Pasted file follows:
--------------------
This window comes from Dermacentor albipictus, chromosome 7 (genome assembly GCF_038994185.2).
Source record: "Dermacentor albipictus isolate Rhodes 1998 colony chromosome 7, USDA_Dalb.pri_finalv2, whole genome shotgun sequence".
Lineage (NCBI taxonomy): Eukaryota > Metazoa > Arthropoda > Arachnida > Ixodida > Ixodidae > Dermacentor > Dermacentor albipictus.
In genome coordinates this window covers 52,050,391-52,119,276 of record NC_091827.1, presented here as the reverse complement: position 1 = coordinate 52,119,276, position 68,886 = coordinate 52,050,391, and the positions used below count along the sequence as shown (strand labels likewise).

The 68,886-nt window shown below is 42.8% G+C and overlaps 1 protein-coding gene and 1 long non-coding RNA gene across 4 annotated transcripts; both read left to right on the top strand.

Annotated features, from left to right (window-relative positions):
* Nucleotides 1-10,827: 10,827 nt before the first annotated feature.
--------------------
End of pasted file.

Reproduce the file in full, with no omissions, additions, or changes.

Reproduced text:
This window comes from Dermacentor albipictus, chromosome 7 (genome assembly GCF_038994185.2).
Source record: "Dermacentor albipictus isolate Rhodes 1998 colony chromosome 7, USDA_Dalb.pri_finalv2, whole genome shotgun sequence".
Lineage (NCBI taxonomy): Eukaryota > Metazoa > Arthropoda > Arachnida > Ixodida > Ixodidae > Dermacentor > Dermacentor albipictus.
In genome coordinates this window covers 52,050,391-52,119,276 of record NC_091827.1, presented here as the reverse complement: position 1 = coordinate 52,119,276, position 68,886 = coordinate 52,050,391, and the positions used below count along the sequence as shown (strand labels likewise).

The 68,886-nt window shown below is 42.8% G+C and overlaps 1 protein-coding gene and 1 long non-coding RNA gene across 4 annotated transcripts; both read left to right on the top strand.

Annotated features, from left to right (window-relative positions):
* Nucleotides 1-10,827: 10,827 nt before the first annotated feature.